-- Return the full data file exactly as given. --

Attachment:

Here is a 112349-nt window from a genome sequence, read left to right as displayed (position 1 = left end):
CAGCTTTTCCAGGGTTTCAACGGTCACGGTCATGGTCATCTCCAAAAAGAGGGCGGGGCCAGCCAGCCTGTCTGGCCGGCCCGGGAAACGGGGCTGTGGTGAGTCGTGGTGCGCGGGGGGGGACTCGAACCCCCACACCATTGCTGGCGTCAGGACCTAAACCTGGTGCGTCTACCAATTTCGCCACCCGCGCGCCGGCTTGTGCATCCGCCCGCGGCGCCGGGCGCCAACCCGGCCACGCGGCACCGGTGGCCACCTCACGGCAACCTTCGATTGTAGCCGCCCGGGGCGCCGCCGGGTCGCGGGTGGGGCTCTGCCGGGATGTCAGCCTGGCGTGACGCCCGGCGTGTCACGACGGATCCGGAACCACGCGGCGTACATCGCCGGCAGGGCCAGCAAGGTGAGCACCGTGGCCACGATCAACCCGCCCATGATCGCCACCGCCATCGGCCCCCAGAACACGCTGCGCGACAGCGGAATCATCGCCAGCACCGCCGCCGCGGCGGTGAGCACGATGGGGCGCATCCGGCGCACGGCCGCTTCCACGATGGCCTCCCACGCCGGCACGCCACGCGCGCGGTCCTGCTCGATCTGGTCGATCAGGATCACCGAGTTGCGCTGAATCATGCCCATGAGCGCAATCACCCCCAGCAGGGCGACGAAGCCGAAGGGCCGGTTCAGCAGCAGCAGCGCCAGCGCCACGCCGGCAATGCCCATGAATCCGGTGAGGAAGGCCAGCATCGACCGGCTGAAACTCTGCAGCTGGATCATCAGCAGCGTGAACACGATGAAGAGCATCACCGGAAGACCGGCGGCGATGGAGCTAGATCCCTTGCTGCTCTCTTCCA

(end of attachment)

Here is a 112349-nt window from a genome sequence, read left to right as displayed (position 1 = left end):
CAGCTTTTCCAGGGTTTCAACGGTCACGGTCATGGTCATCTCCAAAAAGAGGGCGGGGCCAGCCAGCCTGTCTGGCCGGCCCGGGAAACGGGGCTGTGGTGAGTCGTGGTGCGCGGGGGGGGACTCGAACCCCCACACCATTGCTGGCGTCAGGACCTAAACCTGGTGCGTCTACCAATTTCGCCACCCGCGCGCCGGCTTGTGCATCCGCCCGCGGCGCCGGGCGCCAACCCGGCCACGCGGCACCGGTGGCCACCTCACGGCAACCTTCGATTGTAGCCGCCCGGGGCGCCGCCGGGTCGCGGGTGGGGCTCTGCCGGGATGTCAGCCTGGCGTGACGCCCGGCGTGTCACGACGGATCCGGAACCACGCGGCGTACATCGCCGGCAGGGCCAGCAAGGTGAGCACCGTGGCCACGATCAACCCGCCCATGATCGCCACCGCCATCGGCCCCCAGAACACGCTGCGCGACAGCGGAATCATCGCCAGCACCGCCGCCGCGGCGGTGAGCACGATGGGGCGCATCCGGCGCACGGCCGCTTCCACGATGGCCTCCCACGCCGGCACGCCACGCGCGCGGTCCTGCTCGATCTGGTCGATCAGGATCACCGAGTTGCGCTGAATCATGCCCATGAGCGCAATCACCCCCAGCAGGGCGACGAAGCCGAAGGGCCGGTTCAGCAGCAGCAGCGCCAGCGCCACGCCGGCAATGCCCATGAATCCGGTGAGGAAGGCCAGCATCGACCGGCTGAAACTCTGCAGCTGGATCATCAGCAGCGTGAACACGATGAAGAGCATCACCGGAAGACCGGCGGCGATGGAGCTAGATCCCTTGCTGCTCTCTTCCA